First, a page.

The chateau’s chapel was completed by 1525. To appropriately beautify the space, René de Thory commissioned stained glass windows, which were most likely created and installed before his wife, Françoise du Plessis, passed away in 1528/9. The chapel windows consisted of three sections:

  • The central window of three panels: the Fountain of Life
  • On the West wall: two lancets featuring the donor, René de Thory, presented by St. René to the Virgin of Pity (also known as the Pieta). De Thory is depicted as a kneeling knight wearing his family coat of arms; the window includes the Latin inscription: Omniae dei memoria mei meaning “Remembering that all things are for God.” 
  • On the East wall: two lancets featuring Françoise du Plessis presented by St. Francis of Assisi to the Virgin and Child with saints (most likely including St. Barbara, the patroness of the daughter of Lord and Lady Boumois).  These panels have since disappeared and are known only from written sources from the nineteenth century and supposedly by a photograph taken around 1890.

Not long after his wife’s death, René de Thory fell in love with Anne d’Assé, wife of François de Villeprouvée, Baron of Trier, who died under suspicious circumstances in January 1530. Questions arose that perhaps Anne’s husband was poisoned. Since poems written by René about his love for Anne were discovered, the two were accused and tried for murder; however, they were not convicted and secretly married in March 1530. 

While the windows of the chapel honor the first Lady of Boumois, de Thory had the chapel consecrated as the Chapel of St. Anne by the priest at Saint-Martin-de-la-Place on March 15, 1546 in honor of his second wife, Anne. At René de Thory’s death in 1565, Boumois was left to his wife and his son, Antoine de Thory.

The estate stayed in the de Thory family until sold in 1607, and then changed owners repeatedly over the next 300 years including a sale of the chateau’s furnishings in 1833. At the end of the nineteenth century, the architect and designer Stanford White obtained the five stained glass panels. He was known for decorating in the neo-Gothic style favored by his wealthy clientele—the nouveau riche seeking to create the wealth of the Old World in their American homes. After White’s death, newspaper magnate William Randolph Hearst acquired the panels in 1907. Later, through a gift purchased by Mr. and Mrs. Walter Lee from French & Co, M&G received the windows in 1956.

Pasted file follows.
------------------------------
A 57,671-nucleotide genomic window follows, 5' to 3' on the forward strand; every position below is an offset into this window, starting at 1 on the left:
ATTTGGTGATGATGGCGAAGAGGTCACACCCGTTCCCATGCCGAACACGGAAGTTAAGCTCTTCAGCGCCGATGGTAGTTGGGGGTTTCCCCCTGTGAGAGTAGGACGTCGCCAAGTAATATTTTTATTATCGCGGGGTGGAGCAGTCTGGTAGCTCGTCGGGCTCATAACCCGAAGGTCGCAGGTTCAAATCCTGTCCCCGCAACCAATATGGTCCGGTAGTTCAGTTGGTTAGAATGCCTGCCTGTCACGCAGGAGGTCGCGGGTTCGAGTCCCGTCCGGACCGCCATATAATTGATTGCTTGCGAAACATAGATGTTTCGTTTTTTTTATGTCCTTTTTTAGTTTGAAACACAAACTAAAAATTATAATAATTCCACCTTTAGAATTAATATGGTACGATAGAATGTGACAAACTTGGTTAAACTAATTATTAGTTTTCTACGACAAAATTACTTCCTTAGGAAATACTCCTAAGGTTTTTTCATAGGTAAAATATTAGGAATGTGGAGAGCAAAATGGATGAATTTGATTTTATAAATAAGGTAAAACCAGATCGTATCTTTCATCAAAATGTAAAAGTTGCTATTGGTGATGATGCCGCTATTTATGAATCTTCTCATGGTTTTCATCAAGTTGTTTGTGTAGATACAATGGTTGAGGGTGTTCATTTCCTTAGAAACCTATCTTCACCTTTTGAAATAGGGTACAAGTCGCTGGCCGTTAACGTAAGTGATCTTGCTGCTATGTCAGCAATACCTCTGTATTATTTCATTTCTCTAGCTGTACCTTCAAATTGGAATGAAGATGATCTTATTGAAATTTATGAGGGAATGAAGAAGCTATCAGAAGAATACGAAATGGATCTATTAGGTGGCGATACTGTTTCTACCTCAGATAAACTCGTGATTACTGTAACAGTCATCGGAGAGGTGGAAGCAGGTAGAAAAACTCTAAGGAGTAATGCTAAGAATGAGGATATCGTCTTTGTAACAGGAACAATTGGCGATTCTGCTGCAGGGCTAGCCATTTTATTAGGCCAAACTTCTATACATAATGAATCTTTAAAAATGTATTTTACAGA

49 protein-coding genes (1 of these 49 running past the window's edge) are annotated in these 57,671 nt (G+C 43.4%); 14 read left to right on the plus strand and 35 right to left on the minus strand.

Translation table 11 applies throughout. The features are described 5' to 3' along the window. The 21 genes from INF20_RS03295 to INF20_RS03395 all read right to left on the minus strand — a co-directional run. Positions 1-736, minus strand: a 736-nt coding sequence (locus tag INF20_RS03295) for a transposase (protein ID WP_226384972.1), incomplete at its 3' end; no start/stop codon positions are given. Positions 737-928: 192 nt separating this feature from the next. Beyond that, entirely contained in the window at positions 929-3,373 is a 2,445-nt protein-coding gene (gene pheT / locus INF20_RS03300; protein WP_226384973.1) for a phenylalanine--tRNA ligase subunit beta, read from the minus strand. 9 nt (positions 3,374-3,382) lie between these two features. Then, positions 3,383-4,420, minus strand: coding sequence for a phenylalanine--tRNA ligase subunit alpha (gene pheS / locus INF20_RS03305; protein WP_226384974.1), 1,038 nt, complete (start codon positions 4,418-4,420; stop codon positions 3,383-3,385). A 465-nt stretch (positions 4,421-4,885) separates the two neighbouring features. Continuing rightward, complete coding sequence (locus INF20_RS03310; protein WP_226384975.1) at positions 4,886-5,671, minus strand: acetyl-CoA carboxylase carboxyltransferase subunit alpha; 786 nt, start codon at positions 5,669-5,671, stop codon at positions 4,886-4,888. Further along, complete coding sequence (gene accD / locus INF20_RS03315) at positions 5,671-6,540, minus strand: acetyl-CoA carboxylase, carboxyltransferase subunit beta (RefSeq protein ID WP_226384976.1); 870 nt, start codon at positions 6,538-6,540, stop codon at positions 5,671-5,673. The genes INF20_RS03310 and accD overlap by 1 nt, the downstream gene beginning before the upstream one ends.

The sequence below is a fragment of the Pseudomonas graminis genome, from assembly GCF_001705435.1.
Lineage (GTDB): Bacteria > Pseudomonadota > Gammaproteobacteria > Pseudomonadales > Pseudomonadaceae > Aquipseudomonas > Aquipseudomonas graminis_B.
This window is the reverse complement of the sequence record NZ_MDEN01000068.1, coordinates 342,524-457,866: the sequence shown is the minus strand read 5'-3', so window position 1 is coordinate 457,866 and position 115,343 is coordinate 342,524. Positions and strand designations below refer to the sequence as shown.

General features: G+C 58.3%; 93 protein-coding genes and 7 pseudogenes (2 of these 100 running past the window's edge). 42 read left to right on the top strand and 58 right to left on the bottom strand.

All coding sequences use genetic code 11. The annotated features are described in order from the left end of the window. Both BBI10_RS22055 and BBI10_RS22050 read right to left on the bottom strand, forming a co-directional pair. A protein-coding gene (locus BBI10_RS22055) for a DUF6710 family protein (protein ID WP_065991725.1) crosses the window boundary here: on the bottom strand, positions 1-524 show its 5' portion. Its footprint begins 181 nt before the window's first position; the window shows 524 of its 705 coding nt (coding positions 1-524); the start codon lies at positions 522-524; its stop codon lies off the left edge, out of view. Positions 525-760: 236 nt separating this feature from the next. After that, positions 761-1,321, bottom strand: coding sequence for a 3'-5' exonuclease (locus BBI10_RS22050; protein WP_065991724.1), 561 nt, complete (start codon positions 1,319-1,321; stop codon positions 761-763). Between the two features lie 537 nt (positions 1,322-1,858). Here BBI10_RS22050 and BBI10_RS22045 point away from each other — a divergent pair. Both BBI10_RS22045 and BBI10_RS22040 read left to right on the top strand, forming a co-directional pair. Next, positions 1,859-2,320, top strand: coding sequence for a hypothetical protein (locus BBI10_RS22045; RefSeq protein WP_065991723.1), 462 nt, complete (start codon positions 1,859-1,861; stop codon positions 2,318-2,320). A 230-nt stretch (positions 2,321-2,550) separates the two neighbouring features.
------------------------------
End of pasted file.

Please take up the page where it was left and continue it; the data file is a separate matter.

The Windows’ Imagery

Stained glass as an art reached its peak in the Middle Ages; the cathedrals with the increased buttressing allowed for more windows, whose colored beams of light created beautiful effects in the sanctuary by illuminating the space and using light to “paint” the Scriptural stories.  Jacques DuPont explains “this form of painting is less an ornament than the lyrical expression of a transcendent world” as stained glass creates “an atmosphere befitting the House of God, the Light of the World.”

Having a complete set of windows from this period is rare, and the imagery of the central windows is dramatic. In this crucifixion scene, the cross bearing Christ’s suffering body with five bleeding wounds stands above a fountain in which Adam and Eve are bathing—being cleansed of their sin; Christ’s blood then flows into a larger pool representing the forgiveness provided for all mankind—“whosoever will” may be cleansed and made righteous through faith in Christ’s sacrifice.  Above Christ is a door perhaps referencing Christ’s own words, “I am the door…. I am the way, the truth, and the life; no man cometh unto the Father, but by me.” 

Interestingly, the four fountain heads are the symbols in art for the four evangelists: an angel (Matthew), a lion (Mark), an ox (Luke), and an eagle (John). The designer may have referenced the iconography of paintings in the region like the Fountain of Life at the Calvet Museum in Avingnon or a slightly different version at Saint Mexme in Chinon.  Emile Male in his book Religious Art in France explains the symbolism of the four fountain heads, “This is an ingenious way of saying that the miracle of forgiveness has the Gospels as authority, that is to say, the Word of God Himself.” These windows present a beautiful representation of several doctrinal truths, such as the love of Christ, the power of His sacrifice to cleanse sin, and the fulfillment of His promise to Adam and Eve. 

William Cowper, eighteenth-century poet, captured the same visual truth through language: There is a fountain filled with blood drawn from Emmanuel’s veins; and sinners plunged beneath that flood lose all their guilty stains.

Erin R. Jones, Executive Director


Published in 2018